During the growth and development of a child, lots of things change. Little girls will change from a passion for dresses to an obsession with belly-button rings. Boys will go from believing they will be professional baseball players to an interest in computer programming. One of the most enduring values, though, from early childhood into adulthood, is religious identification.
In most families, parents come from similar enough religious backgrounds that deciding on what religion to raise the children is a non-issue. But occasionally, parents disagree about the direction of religious education for their children. The issue becomes more complicated when, because of divorce or separation, parents are not raising the child together.
The first principle in handling such situations is to remember that parents do not choose a religion for a child: they simply choose the type of religious education that child gets. Of course, giving a child a certain background will increase the chances that he or she will choose that religion to identify with. After all, if your little one never hears of the Bahá'í faith, then it's unlikely that he or she will steer in that direction. But, particularly in an open society with religious freedom, by the time a child enters adulthood, he or she is exposed to many different ideas and people from different faiths. And, as they say, "It's a free country."
But because early religious identification does affect the ultimate spiritual path a person chooses, it's natural that this is a hot button issue with parents of different backgrounds. How to solve it?
First, respect your ex's point of view. Most people stay true to the religion they were when they married, so if you respected that point of view on your wedding day, you shouldn't dis it now.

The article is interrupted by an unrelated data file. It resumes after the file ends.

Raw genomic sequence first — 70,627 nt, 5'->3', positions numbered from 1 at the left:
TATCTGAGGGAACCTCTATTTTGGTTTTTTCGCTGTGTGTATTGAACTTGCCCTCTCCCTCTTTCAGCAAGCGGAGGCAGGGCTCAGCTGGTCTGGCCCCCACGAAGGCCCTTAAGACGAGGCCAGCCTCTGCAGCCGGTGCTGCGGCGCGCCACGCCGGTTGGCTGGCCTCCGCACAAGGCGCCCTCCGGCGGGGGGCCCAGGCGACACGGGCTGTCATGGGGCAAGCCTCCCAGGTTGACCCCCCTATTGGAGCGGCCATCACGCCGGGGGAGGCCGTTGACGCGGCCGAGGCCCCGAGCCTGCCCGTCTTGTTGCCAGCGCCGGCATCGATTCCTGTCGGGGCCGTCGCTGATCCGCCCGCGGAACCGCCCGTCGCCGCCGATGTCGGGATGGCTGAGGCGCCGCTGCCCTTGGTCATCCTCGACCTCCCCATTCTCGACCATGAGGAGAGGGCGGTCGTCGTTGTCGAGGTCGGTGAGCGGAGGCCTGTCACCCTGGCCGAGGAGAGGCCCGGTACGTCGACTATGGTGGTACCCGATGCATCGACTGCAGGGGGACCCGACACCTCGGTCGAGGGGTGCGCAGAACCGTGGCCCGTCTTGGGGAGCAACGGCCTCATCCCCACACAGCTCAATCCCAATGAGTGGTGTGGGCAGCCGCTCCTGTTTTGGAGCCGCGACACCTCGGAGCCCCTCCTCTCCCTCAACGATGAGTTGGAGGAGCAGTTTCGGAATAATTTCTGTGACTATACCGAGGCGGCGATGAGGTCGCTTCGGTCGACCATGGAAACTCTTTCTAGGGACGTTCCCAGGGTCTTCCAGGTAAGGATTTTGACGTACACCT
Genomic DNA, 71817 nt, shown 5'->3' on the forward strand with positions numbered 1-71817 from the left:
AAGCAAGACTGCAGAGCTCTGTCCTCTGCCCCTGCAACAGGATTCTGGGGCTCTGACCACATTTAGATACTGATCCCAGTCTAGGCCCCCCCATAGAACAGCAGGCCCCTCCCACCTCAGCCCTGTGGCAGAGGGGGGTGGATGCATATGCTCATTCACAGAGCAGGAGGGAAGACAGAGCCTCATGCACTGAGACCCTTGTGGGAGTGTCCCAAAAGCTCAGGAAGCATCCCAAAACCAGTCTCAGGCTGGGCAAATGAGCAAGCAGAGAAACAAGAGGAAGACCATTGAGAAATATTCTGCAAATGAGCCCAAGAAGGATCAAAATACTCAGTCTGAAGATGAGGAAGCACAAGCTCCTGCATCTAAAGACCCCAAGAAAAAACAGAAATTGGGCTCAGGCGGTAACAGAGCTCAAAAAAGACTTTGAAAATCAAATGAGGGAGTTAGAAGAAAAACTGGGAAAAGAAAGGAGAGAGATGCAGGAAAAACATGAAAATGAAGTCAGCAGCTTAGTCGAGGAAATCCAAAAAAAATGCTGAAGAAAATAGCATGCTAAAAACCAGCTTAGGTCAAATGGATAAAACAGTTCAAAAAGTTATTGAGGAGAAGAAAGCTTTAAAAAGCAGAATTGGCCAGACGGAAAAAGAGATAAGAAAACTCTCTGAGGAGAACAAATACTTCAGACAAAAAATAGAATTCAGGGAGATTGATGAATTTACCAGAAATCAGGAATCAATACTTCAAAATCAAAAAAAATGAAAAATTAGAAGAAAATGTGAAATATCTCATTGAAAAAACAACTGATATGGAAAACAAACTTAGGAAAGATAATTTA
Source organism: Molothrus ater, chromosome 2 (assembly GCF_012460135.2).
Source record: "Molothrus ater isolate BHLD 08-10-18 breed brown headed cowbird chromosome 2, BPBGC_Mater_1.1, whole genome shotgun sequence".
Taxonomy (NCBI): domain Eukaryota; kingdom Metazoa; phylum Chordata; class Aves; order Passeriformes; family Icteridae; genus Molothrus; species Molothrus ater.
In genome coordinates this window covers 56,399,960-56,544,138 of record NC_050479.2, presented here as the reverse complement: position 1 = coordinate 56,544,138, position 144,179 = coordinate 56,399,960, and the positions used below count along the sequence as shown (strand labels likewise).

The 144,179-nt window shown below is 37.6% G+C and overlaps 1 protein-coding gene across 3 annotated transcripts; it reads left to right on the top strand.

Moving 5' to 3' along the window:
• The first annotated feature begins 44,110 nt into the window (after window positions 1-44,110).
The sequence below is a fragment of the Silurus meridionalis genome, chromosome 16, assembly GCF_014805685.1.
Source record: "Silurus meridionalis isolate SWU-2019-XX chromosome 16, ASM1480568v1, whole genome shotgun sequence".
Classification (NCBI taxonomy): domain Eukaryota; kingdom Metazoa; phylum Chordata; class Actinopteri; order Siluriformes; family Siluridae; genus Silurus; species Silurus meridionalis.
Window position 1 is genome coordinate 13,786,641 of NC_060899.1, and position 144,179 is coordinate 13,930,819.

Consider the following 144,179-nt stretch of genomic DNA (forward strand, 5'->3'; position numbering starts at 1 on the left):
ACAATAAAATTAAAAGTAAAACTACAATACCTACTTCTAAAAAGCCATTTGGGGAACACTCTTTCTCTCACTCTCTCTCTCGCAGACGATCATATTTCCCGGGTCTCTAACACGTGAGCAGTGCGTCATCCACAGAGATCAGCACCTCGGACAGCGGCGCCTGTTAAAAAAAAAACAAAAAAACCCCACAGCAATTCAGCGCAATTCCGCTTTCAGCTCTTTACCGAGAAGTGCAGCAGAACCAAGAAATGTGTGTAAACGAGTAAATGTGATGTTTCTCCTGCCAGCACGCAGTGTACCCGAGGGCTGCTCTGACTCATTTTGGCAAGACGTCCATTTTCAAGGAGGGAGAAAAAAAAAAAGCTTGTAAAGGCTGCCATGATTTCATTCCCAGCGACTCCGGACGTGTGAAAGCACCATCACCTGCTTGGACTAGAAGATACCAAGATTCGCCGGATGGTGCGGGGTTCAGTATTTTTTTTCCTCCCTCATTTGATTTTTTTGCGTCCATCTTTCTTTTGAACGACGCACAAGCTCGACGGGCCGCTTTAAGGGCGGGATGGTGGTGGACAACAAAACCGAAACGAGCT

Next, try to negotiate with your ex-partner. Things to consider are:
• Which religion will give the child more room to choose as he or she becomes and adult? The religion that believes that it is the "true" and "only" religion will make a child feel more conflicted during a time of personal choice. It's obvious that choosing a religion that is more tolerant of other religions will give the child more flexibility. The problem with this approach is that the parent who has the more dogmatic belief will fear that the child's soul will be in peril if he or she is not raised this way.
• Which religion is more consistent with the community in which the child is being raised? In some cases, a child may feel more integrated into his community if he or she shares worship rituals and beliefs with the children and adults around him. This may be problematic, however, if one religion views itself as having been persecuted by the prevailing religion-in that case it may be important to maintain a religious identity in order to preserve religious heritage as a minority.
• What role do the grandparents play? Often religion has more meaning to grandparents than parents. If one set of grandparents live closer, and are going to be greatly involved in the child's life, then their beliefs should be taken into account.
• Where will the primary residence of the child be? This is kind of a no-brainer; the custodial parent, if there is one, will be the one most likely to choose the religion of the household. It's not reasonable to expect that adult to celebrate different holidays for a child who is too young to choose a religion for him- or herself.
Another thing to keep in mind is that, despite being educated to believe in one religion, a child should have regular opportunities to learn about the other parent's faith, and should be encouraged to participate in its rituals.
Finally, remember that children begin to question religious identity their whole lives, and particularly as they enter their late teen years. This is natural, and may result in your child choosing to switch to a different religious identity. Like many aspects of parenting, you may not like it, but if you deal with it with a level head and an open heart, you'll end up being proud of your children — no matter what religion they choose.
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